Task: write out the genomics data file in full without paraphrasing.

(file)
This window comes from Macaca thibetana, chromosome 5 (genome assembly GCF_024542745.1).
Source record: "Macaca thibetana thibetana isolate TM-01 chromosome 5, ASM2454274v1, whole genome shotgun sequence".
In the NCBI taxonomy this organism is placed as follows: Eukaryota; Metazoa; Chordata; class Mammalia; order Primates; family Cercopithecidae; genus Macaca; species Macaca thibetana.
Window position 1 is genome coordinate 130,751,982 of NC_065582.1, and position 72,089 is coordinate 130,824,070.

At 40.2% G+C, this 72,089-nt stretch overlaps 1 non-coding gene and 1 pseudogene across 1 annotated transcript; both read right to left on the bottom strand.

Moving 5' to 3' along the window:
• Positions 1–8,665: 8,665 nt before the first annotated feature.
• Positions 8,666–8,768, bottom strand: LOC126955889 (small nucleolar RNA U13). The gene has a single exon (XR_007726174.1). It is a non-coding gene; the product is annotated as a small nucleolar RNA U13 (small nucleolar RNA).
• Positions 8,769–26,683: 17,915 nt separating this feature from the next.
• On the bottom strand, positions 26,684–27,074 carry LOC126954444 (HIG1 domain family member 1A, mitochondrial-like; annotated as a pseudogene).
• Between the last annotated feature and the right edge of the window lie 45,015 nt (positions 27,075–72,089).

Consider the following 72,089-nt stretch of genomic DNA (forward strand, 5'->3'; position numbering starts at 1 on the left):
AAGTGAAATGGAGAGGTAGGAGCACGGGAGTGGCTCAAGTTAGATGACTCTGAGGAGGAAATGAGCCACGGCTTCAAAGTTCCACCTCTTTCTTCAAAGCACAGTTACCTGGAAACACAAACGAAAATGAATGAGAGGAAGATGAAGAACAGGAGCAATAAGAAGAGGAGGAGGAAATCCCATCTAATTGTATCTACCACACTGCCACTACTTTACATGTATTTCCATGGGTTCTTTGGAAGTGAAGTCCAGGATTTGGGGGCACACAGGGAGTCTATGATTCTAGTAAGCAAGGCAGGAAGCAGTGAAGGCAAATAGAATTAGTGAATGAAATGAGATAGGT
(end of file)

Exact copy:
This window comes from Macaca thibetana, chromosome 5 (genome assembly GCF_024542745.1).
Source record: "Macaca thibetana thibetana isolate TM-01 chromosome 5, ASM2454274v1, whole genome shotgun sequence".
In the NCBI taxonomy this organism is placed as follows: Eukaryota; Metazoa; Chordata; class Mammalia; order Primates; family Cercopithecidae; genus Macaca; species Macaca thibetana.
Window position 1 is genome coordinate 130,751,982 of NC_065582.1, and position 72,089 is coordinate 130,824,070.

At 40.2% G+C, this 72,089-nt stretch overlaps 1 non-coding gene and 1 pseudogene across 1 annotated transcript; both read right to left on the bottom strand.

Moving 5' to 3' along the window:
• Positions 1–8,665: 8,665 nt before the first annotated feature.
• Positions 8,666–8,768, bottom strand: LOC126955889 (small nucleolar RNA U13). The gene has a single exon (XR_007726174.1). It is a non-coding gene; the product is annotated as a small nucleolar RNA U13 (small nucleolar RNA).
• Positions 8,769–26,683: 17,915 nt separating this feature from the next.
• On the bottom strand, positions 26,684–27,074 carry LOC126954444 (HIG1 domain family member 1A, mitochondrial-like; annotated as a pseudogene).
• Between the last annotated feature and the right edge of the window lie 45,015 nt (positions 27,075–72,089).

Consider the following 72,089-nt stretch of genomic DNA (forward strand, 5'->3'; position numbering starts at 1 on the left):
AAGTGAAATGGAGAGGTAGGAGCACGGGAGTGGCTCAAGTTAGATGACTCTGAGGAGGAAATGAGCCACGGCTTCAAAGTTCCACCTCTTTCTTCAAAGCACAGTTACCTGGAAACACAAACGAAAATGAATGAGAGGAAGATGAAGAACAGGAGCAATAAGAAGAGGAGGAGGAAATCCCATCTAATTGTATCTACCACACTGCCACTACTTTACATGTATTTCCATGGGTTCTTTGGAAGTGAAGTCCAGGATTTGGGGGCACACAGGGAGTCTATGATTCTAGTAAGCAAGGCAGGAAGCAGTGAAGGCAAATAGAATTAGTGAATGAAATGAGATAGGT